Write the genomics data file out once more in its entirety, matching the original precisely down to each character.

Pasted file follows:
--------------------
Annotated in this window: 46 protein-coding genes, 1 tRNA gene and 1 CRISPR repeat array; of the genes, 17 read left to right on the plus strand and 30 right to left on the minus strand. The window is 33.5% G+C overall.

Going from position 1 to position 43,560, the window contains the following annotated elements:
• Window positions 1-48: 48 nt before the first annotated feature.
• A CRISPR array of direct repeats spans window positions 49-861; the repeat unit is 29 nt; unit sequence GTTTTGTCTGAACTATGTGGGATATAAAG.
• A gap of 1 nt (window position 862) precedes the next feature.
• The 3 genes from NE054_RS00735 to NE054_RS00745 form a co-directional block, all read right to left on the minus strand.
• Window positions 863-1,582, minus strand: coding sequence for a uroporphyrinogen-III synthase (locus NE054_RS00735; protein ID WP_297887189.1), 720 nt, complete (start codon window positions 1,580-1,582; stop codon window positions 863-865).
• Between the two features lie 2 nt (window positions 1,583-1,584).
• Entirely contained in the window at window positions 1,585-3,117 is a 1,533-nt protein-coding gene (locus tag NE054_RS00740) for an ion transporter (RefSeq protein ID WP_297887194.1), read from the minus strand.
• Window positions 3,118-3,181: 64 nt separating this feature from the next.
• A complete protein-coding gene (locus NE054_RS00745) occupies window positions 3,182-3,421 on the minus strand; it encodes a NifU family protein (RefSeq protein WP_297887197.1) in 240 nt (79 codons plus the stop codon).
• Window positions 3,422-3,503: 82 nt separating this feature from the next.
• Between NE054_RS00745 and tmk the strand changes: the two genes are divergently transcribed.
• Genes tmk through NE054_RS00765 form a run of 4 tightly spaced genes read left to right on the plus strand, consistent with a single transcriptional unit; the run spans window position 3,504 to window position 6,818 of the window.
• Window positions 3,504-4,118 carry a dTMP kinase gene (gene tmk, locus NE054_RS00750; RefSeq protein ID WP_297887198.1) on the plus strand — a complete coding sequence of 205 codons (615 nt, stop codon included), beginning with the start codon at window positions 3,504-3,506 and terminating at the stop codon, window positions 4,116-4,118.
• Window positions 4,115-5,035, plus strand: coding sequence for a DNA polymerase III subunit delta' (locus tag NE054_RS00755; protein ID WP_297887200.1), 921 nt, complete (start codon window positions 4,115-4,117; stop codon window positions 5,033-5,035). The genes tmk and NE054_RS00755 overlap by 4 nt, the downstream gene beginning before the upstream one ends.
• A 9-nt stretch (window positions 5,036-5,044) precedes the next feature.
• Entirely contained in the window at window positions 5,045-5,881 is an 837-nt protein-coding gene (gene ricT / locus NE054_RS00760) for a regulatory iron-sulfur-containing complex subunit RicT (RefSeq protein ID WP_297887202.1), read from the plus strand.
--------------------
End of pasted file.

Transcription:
Annotated in this window: 46 protein-coding genes, 1 tRNA gene and 1 CRISPR repeat array; of the genes, 17 read left to right on the plus strand and 30 right to left on the minus strand. The window is 33.5% G+C overall.

Going from position 1 to position 43,560, the window contains the following annotated elements:
• Window positions 1-48: 48 nt before the first annotated feature.
• A CRISPR array of direct repeats spans window positions 49-861; the repeat unit is 29 nt; unit sequence GTTTTGTCTGAACTATGTGGGATATAAAG.
• A gap of 1 nt (window position 862) precedes the next feature.
• The 3 genes from NE054_RS00735 to NE054_RS00745 form a co-directional block, all read right to left on the minus strand.
• Window positions 863-1,582, minus strand: coding sequence for a uroporphyrinogen-III synthase (locus NE054_RS00735; protein ID WP_297887189.1), 720 nt, complete (start codon window positions 1,580-1,582; stop codon window positions 863-865).
• Between the two features lie 2 nt (window positions 1,583-1,584).
• Entirely contained in the window at window positions 1,585-3,117 is a 1,533-nt protein-coding gene (locus tag NE054_RS00740) for an ion transporter (RefSeq protein ID WP_297887194.1), read from the minus strand.
• Window positions 3,118-3,181: 64 nt separating this feature from the next.
• A complete protein-coding gene (locus NE054_RS00745) occupies window positions 3,182-3,421 on the minus strand; it encodes a NifU family protein (RefSeq protein WP_297887197.1) in 240 nt (79 codons plus the stop codon).
• Window positions 3,422-3,503: 82 nt separating this feature from the next.
• Between NE054_RS00745 and tmk the strand changes: the two genes are divergently transcribed.
• Genes tmk through NE054_RS00765 form a run of 4 tightly spaced genes read left to right on the plus strand, consistent with a single transcriptional unit; the run spans window position 3,504 to window position 6,818 of the window.
• Window positions 3,504-4,118 carry a dTMP kinase gene (gene tmk, locus NE054_RS00750; RefSeq protein ID WP_297887198.1) on the plus strand — a complete coding sequence of 205 codons (615 nt, stop codon included), beginning with the start codon at window positions 3,504-3,506 and terminating at the stop codon, window positions 4,116-4,118.
• Window positions 4,115-5,035, plus strand: coding sequence for a DNA polymerase III subunit delta' (locus tag NE054_RS00755; protein ID WP_297887200.1), 921 nt, complete (start codon window positions 4,115-4,117; stop codon window positions 5,033-5,035). The genes tmk and NE054_RS00755 overlap by 4 nt, the downstream gene beginning before the upstream one ends.
• A 9-nt stretch (window positions 5,036-5,044) precedes the next feature.
• Entirely contained in the window at window positions 5,045-5,881 is an 837-nt protein-coding gene (gene ricT / locus NE054_RS00760) for a regulatory iron-sulfur-containing complex subunit RicT (RefSeq protein ID WP_297887202.1), read from the plus strand.